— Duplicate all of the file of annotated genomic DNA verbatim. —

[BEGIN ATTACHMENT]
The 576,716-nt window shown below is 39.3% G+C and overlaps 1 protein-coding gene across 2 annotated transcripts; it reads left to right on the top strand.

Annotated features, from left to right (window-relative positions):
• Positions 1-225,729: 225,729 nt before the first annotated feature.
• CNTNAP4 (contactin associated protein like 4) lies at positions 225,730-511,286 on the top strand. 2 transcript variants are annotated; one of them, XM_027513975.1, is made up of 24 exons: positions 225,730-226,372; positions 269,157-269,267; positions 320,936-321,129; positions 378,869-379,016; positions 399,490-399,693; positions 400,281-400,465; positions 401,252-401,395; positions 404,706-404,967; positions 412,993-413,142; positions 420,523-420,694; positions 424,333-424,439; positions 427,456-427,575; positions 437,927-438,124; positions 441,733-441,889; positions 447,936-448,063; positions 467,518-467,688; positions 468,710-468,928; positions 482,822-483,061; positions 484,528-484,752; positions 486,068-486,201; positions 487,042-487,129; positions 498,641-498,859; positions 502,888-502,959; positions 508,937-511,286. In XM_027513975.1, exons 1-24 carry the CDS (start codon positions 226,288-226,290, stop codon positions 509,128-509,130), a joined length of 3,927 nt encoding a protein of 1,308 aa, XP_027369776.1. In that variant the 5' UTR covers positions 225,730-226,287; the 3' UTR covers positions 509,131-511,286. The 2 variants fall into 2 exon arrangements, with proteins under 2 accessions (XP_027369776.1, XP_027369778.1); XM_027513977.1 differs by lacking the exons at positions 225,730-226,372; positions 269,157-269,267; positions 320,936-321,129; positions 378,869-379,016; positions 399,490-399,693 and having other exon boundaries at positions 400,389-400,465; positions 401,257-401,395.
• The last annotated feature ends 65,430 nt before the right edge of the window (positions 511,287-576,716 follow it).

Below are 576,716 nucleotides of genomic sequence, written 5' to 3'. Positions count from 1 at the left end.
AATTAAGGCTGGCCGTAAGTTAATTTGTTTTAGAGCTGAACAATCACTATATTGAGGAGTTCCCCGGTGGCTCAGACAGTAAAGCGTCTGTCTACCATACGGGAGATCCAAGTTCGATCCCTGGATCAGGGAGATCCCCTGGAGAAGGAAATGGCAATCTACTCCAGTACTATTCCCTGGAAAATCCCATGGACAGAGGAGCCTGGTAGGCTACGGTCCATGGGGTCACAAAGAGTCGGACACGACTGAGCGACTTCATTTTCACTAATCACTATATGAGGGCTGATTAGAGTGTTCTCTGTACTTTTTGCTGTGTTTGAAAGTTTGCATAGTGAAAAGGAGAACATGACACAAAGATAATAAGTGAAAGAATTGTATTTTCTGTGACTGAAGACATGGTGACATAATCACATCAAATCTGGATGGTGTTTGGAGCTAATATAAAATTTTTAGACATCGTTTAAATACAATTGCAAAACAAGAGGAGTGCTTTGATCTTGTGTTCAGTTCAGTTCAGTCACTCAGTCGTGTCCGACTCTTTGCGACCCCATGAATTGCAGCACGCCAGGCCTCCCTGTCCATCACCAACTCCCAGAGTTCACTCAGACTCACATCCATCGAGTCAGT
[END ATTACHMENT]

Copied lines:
The 576,716-nt window shown below is 39.3% G+C and overlaps 1 protein-coding gene across 2 annotated transcripts; it reads left to right on the top strand.

Annotated features, from left to right (window-relative positions):
• Positions 1-225,729: 225,729 nt before the first annotated feature.
• CNTNAP4 (contactin associated protein like 4) lies at positions 225,730-511,286 on the top strand. 2 transcript variants are annotated; one of them, XM_027513975.1, is made up of 24 exons: positions 225,730-226,372; positions 269,157-269,267; positions 320,936-321,129; positions 378,869-379,016; positions 399,490-399,693; positions 400,281-400,465; positions 401,252-401,395; positions 404,706-404,967; positions 412,993-413,142; positions 420,523-420,694; positions 424,333-424,439; positions 427,456-427,575; positions 437,927-438,124; positions 441,733-441,889; positions 447,936-448,063; positions 467,518-467,688; positions 468,710-468,928; positions 482,822-483,061; positions 484,528-484,752; positions 486,068-486,201; positions 487,042-487,129; positions 498,641-498,859; positions 502,888-502,959; positions 508,937-511,286. In XM_027513975.1, exons 1-24 carry the CDS (start codon positions 226,288-226,290, stop codon positions 509,128-509,130), a joined length of 3,927 nt encoding a protein of 1,308 aa, XP_027369776.1. In that variant the 5' UTR covers positions 225,730-226,287; the 3' UTR covers positions 509,131-511,286. The 2 variants fall into 2 exon arrangements, with proteins under 2 accessions (XP_027369776.1, XP_027369778.1); XM_027513977.1 differs by lacking the exons at positions 225,730-226,372; positions 269,157-269,267; positions 320,936-321,129; positions 378,869-379,016; positions 399,490-399,693 and having other exon boundaries at positions 400,389-400,465; positions 401,257-401,395.
• The last annotated feature ends 65,430 nt before the right edge of the window (positions 511,287-576,716 follow it).

Below are 576,716 nucleotides of genomic sequence, written 5' to 3'. Positions count from 1 at the left end.
AATTAAGGCTGGCCGTAAGTTAATTTGTTTTAGAGCTGAACAATCACTATATTGAGGAGTTCCCCGGTGGCTCAGACAGTAAAGCGTCTGTCTACCATACGGGAGATCCAAGTTCGATCCCTGGATCAGGGAGATCCCCTGGAGAAGGAAATGGCAATCTACTCCAGTACTATTCCCTGGAAAATCCCATGGACAGAGGAGCCTGGTAGGCTACGGTCCATGGGGTCACAAAGAGTCGGACACGACTGAGCGACTTCATTTTCACTAATCACTATATGAGGGCTGATTAGAGTGTTCTCTGTACTTTTTGCTGTGTTTGAAAGTTTGCATAGTGAAAAGGAGAACATGACACAAAGATAATAAGTGAAAGAATTGTATTTTCTGTGACTGAAGACATGGTGACATAATCACATCAAATCTGGATGGTGTTTGGAGCTAATATAAAATTTTTAGACATCGTTTAAATACAATTGCAAAACAAGAGGAGTGCTTTGATCTTGTGTTCAGTTCAGTTCAGTCACTCAGTCGTGTCCGACTCTTTGCGACCCCATGAATTGCAGCACGCCAGGCCTCCCTGTCCATCACCAACTCCCAGAGTTCACTCAGACTCACATCCATCGAGTCAGT